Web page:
- Source: MOUSSE MAGAZINE
- Author: Editors
- Date: MAY 5, 2013
- Format: ONLINE
GALLERY WEEKEND BERLIN #09
Oscar Tuazon at Schinkel Pavillon
A system of steel frames, each about the size of a doorway, a composition based on three modules: an equilateral triangle, a square, and a parallelogram. For Schinkel Pavillon, Oscar Tuazon creates an extensive new sculpture. He configures the modules into a range of different spaces and passages to then add elements alongside and within the modular system. Complex and immense, the steel sculpture reacts to the transparency of the glass pavilion.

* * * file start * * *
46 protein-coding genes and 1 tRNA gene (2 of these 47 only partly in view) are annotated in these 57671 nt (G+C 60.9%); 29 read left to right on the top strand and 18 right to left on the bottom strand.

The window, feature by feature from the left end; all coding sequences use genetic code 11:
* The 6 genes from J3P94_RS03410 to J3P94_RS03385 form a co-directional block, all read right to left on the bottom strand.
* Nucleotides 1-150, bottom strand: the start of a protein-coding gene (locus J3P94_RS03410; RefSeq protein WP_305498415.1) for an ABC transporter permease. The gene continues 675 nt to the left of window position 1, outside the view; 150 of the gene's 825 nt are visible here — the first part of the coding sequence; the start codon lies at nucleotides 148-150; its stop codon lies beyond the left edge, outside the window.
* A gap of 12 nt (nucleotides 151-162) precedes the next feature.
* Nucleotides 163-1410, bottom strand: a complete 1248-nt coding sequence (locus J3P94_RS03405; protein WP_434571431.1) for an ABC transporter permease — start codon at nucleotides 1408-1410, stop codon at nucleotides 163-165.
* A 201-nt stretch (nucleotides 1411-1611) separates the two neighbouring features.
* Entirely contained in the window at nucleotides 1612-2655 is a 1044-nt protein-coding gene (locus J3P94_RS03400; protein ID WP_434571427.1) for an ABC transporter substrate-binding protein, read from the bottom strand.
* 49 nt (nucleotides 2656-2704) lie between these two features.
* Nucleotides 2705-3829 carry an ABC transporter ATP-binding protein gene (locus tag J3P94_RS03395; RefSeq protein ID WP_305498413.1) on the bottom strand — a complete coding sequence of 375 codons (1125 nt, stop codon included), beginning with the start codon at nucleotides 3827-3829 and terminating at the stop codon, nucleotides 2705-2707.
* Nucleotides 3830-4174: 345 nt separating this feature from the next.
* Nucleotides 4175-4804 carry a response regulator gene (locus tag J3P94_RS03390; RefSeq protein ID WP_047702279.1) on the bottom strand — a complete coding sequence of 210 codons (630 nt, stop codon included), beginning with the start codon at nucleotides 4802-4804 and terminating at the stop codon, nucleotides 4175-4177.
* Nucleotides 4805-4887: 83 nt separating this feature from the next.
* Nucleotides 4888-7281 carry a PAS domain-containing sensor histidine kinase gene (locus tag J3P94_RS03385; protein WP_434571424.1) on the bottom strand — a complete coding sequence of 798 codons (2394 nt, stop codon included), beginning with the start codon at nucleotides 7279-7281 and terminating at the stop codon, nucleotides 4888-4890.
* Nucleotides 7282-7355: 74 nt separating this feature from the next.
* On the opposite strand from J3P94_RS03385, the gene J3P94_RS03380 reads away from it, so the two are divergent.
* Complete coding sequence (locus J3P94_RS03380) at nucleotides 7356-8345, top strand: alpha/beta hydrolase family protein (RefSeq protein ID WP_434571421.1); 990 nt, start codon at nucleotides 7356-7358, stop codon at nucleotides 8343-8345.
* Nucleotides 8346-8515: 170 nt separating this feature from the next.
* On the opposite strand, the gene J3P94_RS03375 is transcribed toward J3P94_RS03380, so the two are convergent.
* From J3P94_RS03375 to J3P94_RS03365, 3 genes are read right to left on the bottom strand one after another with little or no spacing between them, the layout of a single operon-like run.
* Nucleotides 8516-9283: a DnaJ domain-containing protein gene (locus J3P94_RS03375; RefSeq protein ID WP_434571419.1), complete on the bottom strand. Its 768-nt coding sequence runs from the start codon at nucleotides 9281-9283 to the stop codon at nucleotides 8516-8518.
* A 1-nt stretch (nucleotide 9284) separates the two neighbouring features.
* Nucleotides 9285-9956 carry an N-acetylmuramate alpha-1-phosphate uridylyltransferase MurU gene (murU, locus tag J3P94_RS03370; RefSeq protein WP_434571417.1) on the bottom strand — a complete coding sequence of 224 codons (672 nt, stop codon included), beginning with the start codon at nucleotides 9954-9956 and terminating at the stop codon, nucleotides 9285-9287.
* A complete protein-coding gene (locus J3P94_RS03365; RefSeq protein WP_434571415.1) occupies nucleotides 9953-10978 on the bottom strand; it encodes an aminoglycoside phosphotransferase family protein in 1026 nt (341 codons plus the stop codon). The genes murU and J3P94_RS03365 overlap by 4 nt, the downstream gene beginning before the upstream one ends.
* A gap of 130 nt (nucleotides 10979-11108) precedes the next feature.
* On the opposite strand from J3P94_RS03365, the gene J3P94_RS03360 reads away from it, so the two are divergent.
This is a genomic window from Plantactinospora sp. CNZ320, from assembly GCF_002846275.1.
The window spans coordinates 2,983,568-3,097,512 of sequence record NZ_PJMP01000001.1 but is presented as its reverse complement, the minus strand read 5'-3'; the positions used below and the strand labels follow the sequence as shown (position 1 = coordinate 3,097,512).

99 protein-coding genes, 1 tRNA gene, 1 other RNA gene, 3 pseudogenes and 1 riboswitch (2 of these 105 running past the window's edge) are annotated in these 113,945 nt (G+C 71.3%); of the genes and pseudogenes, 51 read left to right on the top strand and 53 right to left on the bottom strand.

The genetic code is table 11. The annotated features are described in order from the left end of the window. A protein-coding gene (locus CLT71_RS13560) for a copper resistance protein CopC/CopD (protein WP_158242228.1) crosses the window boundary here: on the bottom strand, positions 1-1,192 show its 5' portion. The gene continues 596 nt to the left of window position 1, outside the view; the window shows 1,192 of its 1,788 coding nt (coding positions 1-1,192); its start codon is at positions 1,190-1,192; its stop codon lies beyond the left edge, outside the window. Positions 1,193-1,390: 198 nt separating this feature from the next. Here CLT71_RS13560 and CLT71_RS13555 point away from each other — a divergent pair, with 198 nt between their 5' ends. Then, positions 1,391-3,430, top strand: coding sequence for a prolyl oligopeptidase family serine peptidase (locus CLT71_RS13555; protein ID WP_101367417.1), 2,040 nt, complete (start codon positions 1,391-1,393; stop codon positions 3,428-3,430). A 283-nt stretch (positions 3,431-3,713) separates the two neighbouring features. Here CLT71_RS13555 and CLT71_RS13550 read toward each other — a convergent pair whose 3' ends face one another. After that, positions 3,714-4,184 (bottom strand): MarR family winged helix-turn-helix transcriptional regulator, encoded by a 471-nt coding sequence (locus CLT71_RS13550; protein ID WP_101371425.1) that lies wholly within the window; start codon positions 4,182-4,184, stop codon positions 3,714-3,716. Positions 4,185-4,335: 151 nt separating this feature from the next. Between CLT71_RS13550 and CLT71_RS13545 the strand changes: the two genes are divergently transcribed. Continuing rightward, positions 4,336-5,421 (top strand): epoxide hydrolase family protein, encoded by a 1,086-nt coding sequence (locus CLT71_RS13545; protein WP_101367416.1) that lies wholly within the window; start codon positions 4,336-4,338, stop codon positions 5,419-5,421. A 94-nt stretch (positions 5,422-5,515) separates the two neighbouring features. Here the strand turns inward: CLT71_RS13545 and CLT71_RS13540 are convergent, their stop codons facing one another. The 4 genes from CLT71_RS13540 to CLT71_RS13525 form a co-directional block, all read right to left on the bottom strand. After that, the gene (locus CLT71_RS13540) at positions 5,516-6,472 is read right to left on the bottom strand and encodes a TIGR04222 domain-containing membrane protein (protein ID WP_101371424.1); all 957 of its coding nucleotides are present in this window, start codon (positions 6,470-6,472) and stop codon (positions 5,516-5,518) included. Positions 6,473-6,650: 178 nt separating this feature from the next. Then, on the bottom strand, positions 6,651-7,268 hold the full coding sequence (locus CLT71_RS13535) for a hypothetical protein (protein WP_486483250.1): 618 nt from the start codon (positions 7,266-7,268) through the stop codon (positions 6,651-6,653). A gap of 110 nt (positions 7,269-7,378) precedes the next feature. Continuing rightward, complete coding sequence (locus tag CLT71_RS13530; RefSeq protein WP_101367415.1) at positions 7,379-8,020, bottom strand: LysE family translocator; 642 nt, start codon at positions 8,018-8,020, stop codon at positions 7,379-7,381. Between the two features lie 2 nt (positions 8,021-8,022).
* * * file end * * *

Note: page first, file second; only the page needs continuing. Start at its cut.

Tuazon’s sculptural works are situated between architecture and performance. But the artist uses the language of architecture in an abstract way and other than actual architecture he creates problems: His site-specific interventions transform their surrounding or rather challenge the space until something goes wrong. Based on a rudimentary sketch, Tuazon inhabits the space he is working in and breaks it down. The results deliberately bear the traces of physical labor and testify to the artist’s fascination with the entropic quality of both, natural materials and the unlikely combination of construction materials. With the latter he recalls the tradition of DIY-architecture. In formal terms, Tuazon’s sculptural works display loose links with the development of minimal and land art by artists such as Sol LeWitt or Michael Heizer, but they are brute and anti-monumental. Often his artworks can be used in some way – without being truly functional.